I was doing my daily reading the other day, which included Daniel 6.

Daniel in the Lion's Den... it's a story that many of us have heard since before we could walk, and usually it is ripped out of the context of a righteous man living in pagan Babylon.

As I was reading through it this time, new insights flew off the page for me that I had never noticed before.

The chapter opens with King Darius elevating Daniel to a high position.  This is the third time Daniel was promoted; it happened with Nebuchadnezzer after interpreting the king's dream, and then with Belshazzar after interpreting the writing on the wall.  (Granted, the second promotion only lasted an hour or two).  I wonder what Daniel did to impress Darius?  Maybe Darius just heard testimonies about Daniel, his God, and his steadfastness.  Who knows?

Anyway, Daniel's promotion irritated his fellow governors and satraps.   They knew Daniel was a righteous and faithful man, filled with integrity - so they declared that they would have to trip him up in regard to his God's law.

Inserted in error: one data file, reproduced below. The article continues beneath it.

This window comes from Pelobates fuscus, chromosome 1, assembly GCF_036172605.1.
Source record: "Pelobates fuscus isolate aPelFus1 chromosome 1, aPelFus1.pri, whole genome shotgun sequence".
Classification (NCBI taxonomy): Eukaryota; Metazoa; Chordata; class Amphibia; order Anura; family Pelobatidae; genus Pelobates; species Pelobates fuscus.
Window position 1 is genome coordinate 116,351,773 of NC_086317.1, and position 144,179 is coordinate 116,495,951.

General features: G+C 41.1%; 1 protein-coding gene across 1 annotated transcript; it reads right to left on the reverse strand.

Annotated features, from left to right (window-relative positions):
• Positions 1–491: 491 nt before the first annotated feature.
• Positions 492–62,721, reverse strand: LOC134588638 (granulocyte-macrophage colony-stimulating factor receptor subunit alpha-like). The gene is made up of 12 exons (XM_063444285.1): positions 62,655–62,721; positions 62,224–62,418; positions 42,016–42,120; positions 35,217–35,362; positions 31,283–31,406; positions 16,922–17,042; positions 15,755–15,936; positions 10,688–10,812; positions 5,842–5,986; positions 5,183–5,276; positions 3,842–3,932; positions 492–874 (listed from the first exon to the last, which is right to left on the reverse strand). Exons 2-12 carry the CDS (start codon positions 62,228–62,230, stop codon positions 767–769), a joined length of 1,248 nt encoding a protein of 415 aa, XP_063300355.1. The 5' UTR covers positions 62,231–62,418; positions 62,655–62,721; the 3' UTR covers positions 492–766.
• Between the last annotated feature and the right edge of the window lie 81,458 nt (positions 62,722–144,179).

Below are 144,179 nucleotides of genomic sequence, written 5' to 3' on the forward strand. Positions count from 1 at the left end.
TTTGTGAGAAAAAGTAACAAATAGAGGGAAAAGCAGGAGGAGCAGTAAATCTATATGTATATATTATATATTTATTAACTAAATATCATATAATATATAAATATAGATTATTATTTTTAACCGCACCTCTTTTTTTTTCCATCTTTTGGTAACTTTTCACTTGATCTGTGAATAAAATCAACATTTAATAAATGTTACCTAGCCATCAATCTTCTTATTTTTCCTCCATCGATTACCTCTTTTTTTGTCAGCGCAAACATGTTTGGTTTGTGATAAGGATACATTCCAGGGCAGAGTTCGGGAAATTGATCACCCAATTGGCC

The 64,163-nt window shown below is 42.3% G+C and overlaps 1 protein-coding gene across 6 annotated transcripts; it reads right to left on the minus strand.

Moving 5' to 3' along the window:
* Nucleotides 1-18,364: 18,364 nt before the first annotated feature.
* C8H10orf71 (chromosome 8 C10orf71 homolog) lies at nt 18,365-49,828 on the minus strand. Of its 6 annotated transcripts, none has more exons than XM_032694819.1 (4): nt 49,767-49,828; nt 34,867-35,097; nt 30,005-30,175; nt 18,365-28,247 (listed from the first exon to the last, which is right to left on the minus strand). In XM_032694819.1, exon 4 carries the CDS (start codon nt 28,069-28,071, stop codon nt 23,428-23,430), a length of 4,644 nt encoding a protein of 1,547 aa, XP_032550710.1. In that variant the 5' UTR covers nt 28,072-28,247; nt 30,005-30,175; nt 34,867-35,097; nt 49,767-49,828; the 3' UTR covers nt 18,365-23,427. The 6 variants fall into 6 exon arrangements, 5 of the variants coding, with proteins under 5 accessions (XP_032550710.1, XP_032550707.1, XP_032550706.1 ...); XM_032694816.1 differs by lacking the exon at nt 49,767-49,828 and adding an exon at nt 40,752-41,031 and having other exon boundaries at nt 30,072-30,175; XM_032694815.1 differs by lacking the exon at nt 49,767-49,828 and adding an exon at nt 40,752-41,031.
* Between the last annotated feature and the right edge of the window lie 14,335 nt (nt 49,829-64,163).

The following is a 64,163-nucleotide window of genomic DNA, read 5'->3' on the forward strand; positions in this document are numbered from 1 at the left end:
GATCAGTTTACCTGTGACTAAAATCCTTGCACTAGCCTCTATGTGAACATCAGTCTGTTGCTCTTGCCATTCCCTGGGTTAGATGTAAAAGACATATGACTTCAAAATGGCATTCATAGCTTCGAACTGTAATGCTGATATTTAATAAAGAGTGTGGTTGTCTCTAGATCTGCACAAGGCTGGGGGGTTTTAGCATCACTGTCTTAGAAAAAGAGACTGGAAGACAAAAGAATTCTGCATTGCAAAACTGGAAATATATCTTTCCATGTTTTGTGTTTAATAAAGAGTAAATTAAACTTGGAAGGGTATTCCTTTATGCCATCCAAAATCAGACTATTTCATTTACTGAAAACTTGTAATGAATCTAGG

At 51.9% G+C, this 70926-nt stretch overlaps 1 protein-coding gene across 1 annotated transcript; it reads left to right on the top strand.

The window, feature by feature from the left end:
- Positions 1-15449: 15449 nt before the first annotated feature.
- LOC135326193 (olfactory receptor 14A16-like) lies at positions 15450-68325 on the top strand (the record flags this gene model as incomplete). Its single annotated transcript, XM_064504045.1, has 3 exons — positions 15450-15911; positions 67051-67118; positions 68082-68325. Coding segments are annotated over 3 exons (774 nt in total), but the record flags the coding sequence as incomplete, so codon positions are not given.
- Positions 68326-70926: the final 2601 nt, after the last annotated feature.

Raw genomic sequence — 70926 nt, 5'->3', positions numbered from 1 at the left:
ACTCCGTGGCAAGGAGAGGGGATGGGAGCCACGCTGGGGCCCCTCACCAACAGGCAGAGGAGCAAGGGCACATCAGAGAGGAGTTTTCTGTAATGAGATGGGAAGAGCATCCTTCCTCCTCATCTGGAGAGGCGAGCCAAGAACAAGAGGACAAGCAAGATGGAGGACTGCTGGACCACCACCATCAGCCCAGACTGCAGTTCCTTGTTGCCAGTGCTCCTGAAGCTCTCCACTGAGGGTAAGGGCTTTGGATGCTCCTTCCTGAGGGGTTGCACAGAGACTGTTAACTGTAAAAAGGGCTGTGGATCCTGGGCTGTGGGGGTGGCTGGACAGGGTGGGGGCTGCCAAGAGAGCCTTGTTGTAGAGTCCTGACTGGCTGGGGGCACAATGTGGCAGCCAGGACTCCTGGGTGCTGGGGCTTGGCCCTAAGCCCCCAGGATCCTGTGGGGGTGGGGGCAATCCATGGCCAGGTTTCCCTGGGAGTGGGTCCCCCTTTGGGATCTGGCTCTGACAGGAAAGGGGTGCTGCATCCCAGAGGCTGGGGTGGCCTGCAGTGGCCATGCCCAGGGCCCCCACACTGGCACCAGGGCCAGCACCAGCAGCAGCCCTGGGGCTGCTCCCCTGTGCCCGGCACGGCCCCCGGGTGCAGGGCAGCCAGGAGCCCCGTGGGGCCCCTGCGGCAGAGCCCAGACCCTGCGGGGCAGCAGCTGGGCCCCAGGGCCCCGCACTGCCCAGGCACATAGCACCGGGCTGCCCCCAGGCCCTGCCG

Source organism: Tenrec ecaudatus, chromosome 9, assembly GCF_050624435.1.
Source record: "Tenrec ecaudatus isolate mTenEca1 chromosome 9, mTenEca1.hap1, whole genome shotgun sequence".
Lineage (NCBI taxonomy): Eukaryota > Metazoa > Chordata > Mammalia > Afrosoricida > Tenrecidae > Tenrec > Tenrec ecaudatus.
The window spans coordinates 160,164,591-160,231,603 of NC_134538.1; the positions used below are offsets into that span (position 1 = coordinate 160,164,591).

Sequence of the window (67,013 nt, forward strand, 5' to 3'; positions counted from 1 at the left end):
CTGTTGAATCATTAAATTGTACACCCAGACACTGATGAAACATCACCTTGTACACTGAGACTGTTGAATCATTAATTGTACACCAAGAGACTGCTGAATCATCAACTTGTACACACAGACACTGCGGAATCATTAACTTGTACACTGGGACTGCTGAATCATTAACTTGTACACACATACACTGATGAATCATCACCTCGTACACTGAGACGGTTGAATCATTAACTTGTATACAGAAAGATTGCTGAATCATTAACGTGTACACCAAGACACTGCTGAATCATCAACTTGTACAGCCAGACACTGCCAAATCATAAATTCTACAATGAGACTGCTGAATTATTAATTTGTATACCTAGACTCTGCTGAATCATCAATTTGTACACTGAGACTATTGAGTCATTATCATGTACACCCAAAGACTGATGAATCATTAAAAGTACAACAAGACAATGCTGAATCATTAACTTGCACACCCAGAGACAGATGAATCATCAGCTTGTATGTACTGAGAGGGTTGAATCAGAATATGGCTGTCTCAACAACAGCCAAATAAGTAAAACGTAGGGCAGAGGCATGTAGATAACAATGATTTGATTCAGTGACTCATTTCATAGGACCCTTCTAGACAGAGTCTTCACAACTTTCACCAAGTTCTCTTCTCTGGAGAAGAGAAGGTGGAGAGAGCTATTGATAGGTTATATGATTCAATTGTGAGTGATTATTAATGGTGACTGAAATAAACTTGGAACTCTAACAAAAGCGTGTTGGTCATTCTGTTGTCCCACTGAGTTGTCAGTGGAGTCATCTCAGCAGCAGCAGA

So these schmucks approached Darius with a piece of legislation that they knew Daniel would disobey.  They appealed to Darius' ego, suggesting that for 30 days, nobody be allowed to worship any man or god but Darius himself.

Darius fell for the ploy, and signed the bill into law.  The unchangeable Law of the Medes and Persians.  It was a ridiculous law that Daniel rightfully refused to obey.

Daniel prayed toward Jerusalem